Tony Mauriello: The Other Guy at Paul’s Mall
Tony Mauriello might not be known in the local jazz community today, but for 25 years, he was an influential player on the Boston entertainment scene. His most noteworthy gig? For twelve years he co-owned the fabled Back Bay nightclubs Paul’s Mall and the Jazz Workshop with Fred Taylor. Mauriello died a year ago, away from the public eye, on December 14, 2017. I missed it, and thus I’m a year late with this remembrance. As they say, better late than never.
Tony Mauriello’s early experience was in corporate accounting, but when he turned 30 he decided to chase a dream. He bought a struggling nightclub on Harvard Avenue in Allston called Luke & Rennie’s in 1960 (the Wonder Bar occupies the building in 2018). He renamed it the Starlight Lounge, and began offering live entertainment seven nights a week. The Starlight quickly moved into mainstream jazz (Sir Charles Thompson, Joe Bucci) and R&B/soul (Ben E. King, Bobby Hebb). That’s when Mauriello met Fred Taylor, who at that time was an artists’ manager and booking agent. The two became good friends.
Tony Mauriello also managed the Forum in Kenmore Square in the mid-sixties, which had the distinction of being Boston’s first discotheque.
Long story short: in 1965 Mauriello and Taylor starting managing Paul’s Mall on Boylston Street. A year later, they bought that club, as well as the Jazz Workshop next door. Taylor booked the entertainment and Mauriello managed the finances—Taylor called Mauriello “Mr Facts & Figures.” They ran those cellar clubs, and the Cinema 733 theater upstairs, until early 1978. The changing economics of the entertainment business rendered their small operation obsolete.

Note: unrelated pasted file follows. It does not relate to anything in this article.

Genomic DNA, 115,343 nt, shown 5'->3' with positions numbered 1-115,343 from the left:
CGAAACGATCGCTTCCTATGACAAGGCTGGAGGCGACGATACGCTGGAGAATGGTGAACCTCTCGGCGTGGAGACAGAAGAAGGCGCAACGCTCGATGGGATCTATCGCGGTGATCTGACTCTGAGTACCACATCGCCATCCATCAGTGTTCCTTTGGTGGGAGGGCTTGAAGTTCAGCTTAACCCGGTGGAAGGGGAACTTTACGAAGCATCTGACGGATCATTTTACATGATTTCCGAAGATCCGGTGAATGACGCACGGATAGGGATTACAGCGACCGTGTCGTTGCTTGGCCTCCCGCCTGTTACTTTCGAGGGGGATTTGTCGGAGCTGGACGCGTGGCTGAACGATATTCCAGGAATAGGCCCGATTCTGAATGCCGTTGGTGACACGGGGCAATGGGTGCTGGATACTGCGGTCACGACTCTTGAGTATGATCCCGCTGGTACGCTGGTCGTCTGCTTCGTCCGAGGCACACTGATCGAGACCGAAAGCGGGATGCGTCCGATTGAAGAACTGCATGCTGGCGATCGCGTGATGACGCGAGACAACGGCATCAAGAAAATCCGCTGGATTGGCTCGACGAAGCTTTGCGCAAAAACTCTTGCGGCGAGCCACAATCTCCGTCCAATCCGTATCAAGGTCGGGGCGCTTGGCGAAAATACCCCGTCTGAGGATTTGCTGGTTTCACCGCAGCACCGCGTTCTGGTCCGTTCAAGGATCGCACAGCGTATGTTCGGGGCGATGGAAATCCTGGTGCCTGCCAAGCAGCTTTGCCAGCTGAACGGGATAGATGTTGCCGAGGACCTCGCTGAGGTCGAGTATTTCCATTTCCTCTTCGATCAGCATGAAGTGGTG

From Boylston Street to Harvard Square
Mauriello liked the film business, and he took the lead in negotiations to first lease, and then purchase, the Harvard Square Theatre. He and Taylor ran it for ten years, through countless double features, first-run foreign films, and Woody Allen marathons. They also reconfigured the theater, going from a single auditorium to a five-screen multiplex. They sold it to Sack Cinemas in 1986. Says Taylor today: “The worst business decision we ever made was selling that theater.”
With that, Mauriello left the entertainment business and moved to Arizona. He found it culturally barren, though, and moved back a few years later. He eventually found work as a financial manager in nonprofit organizations. While he was with the Committee to End Elder Homelessness (now Hearth, Inc.) in 2002, he reunited with Taylor to stage a fundraising concert on their behalf. They proposed booking Tony Bennett. CEEH balked. Recalled Taylor: “Tony told them what he told me at Paul’s Mall years before—you’ve got to spend some money to make some money. Back then I was losing sleep over what we were paying Erroll Garner, but Tony knew he’d be a big draw and we’d be okay. He was right. And Tony was right on this, too. We brought Bennett to Symphony Hall, and the concert sold out, and CEEH did pretty well with it.”
Tony Mauriello was 89 at the time of his death. The last surviving sibling from a large family, he was twice divorced and left no immediate survivors.
To the music. Tony liked Bill Evans. Here’s something by Tony Bennett and Evans, “Lucky to Be Me,” taken from a 1976 Canadian television broadcast.